News & Analysis of Economic, Racial, Gender Justice and More

William Taylor, the acting US Ambassador to Ukraine testified before House committees on Tuesday as part of the on-going Democrat-led impeachment inquiry into President Donald Trump. Like the other hearings, this one was also held behind closed doors. However what is known publicly is that, like his predecessor Marie Yovanovitch, Taylor was deeply disturbed by the Trump administration’s insistence on withholding US military aid to Ukraine in order to pressure them to obtain incriminating political information on Trump’s perceived political rival Joe Biden. According to text messages that Taylor had sent to other diplomats, he referred to the situation as a, “nightmare scenario,” and, said that it was, “crazy to withhold security assistance for help with a political campaign.” Taylor had previously served in the role of US Ambassador to Ukraine before retiring and is considered, “an elder statesman,” whose credibility among both parties is strong. According to the New York Times, “Taylor is a potentially damaging witness for Trump, because he appears to have no political or personal incentive to protect the administration. Unlike other State Department witnesses, he has neither his government career nor his personal standing with Trump at stake.”

Meanwhile, President Trump, feeling cornered as a clearer picture of his wrong doing continues to emerge daily, lashed out on Twitter saying, “All Republicans must remember what they are witnessing here – a lynching.” His use of the historically fraught word referring to the racist terror that whites inflicted on black Americans was swiftly condemned by Democrats and even some Republicans. Representative Bobby Rush, a long-time civil rights activist said, “Do you know how many people who look like me have been lynched, since the inception of this country, by people who look like you. Delete this tweet.” But some of Trump’s most ardent supporters continued to back the President including Senator Lindsey Graham who said “this is a lynching in every sense.”

Meanwhile President Trump appeared in an interview with his favorite Fox News host Sean Hannity, during which the two turned into an echo chamber with Hannity’s questions similar to Trump’s answers. Trump spent the entire interview lamenting the impeachment with Hannity sympathetically chiming in. And House Speaker Nancy Pelosi released a 4-page fact sheet on Trump’s call to Ukraine’s President Zelensky using Trump’s own words in the call transcript to make the case for why it is clear he was pressuring Zelensky. Pelosi on Monday led Democrats in blocking a vote brought by Republicans to censure House Intelligence Chairman Adam Schiff. Schiff had parodied Trump’s words to Zelensky in his opening remarks at a hearing after the call transcript was released. Democrats are under pressure to hold open hearings on impeachment and admitted that their timeline to have their inquiry completed by Thanksgiving may not pan out. The New York Times reports that, “after a complicated web of damaging revelations about the president has emerged from private depositions unfolding behind closed doors, Democratic leaders have now begun plotting a full-scale — and probably more time-consuming — effort to lay out their case in a set of high-profile public hearings on Capitol Hill.”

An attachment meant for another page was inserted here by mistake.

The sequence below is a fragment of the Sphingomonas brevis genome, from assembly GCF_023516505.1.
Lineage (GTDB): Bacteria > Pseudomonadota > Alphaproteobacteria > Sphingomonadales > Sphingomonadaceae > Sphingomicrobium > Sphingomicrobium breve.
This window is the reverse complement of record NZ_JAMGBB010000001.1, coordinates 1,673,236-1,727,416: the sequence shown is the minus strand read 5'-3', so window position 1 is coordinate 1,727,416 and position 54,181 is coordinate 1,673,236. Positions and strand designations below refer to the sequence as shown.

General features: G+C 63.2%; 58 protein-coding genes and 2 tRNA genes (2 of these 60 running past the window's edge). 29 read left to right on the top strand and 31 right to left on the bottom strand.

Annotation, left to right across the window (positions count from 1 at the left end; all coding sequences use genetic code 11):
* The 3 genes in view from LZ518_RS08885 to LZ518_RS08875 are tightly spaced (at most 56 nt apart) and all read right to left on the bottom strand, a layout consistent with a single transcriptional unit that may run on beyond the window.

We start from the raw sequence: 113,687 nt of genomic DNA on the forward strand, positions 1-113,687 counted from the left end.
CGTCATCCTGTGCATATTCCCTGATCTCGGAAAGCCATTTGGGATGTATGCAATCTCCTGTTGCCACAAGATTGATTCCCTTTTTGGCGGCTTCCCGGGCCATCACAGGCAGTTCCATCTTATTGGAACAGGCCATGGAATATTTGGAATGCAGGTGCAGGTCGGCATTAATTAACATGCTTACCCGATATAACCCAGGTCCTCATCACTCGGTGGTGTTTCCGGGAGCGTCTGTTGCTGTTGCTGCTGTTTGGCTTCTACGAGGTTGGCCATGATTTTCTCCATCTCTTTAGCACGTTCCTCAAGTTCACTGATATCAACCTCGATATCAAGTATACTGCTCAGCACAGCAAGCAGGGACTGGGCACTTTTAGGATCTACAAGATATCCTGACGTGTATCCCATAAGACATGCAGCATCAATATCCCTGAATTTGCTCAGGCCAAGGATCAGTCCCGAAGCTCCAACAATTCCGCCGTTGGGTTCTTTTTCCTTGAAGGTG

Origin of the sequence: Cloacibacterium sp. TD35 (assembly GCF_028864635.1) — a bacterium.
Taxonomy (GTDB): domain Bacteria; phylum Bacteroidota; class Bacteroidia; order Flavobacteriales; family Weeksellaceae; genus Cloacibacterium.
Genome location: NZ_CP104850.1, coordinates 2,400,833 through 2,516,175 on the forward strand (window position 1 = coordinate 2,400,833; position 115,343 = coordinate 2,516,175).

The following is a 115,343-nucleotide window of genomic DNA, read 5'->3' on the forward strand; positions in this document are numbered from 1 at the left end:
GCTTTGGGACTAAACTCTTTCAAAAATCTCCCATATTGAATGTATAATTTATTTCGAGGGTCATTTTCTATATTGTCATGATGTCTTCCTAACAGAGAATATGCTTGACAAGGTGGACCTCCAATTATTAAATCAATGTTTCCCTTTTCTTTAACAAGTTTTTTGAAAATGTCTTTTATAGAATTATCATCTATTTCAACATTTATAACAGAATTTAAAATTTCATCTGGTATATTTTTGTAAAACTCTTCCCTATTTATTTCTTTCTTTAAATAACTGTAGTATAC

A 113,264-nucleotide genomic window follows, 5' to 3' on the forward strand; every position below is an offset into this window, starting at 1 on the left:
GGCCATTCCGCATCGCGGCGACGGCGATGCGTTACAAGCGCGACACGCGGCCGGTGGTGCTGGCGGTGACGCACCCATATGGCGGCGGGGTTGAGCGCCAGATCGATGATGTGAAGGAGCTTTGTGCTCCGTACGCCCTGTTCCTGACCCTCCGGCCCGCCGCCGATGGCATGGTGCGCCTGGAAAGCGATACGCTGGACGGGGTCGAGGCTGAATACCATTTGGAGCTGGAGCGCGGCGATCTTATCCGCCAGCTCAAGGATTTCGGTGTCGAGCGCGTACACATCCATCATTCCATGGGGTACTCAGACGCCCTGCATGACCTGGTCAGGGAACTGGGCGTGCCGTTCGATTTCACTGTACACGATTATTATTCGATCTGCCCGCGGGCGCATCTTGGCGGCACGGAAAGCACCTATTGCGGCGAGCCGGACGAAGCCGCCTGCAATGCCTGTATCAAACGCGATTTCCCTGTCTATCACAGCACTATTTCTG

News emerged on Tuesday morning that among the world leaders who influenced Trump on his Ukraine policy was Hungary’s ultraright wing nationalist leader Viktor Orban. Former National Security Advisor John Bolton apparently objected to the meeting but was outvoted by Acting Chief of Staff Mick Mulvaney. According to one report, “Mr. Trump’s conversation with Mr. Orban on May 13 exposed him to a harsh indictment of Ukraine at a time when his personal lawyer was pressing the new government in Kiev to provide damaging information about Democrats. Mr. Trump’s suspicious view of Ukraine set the stage for events that led to the impeachment inquiry against him.”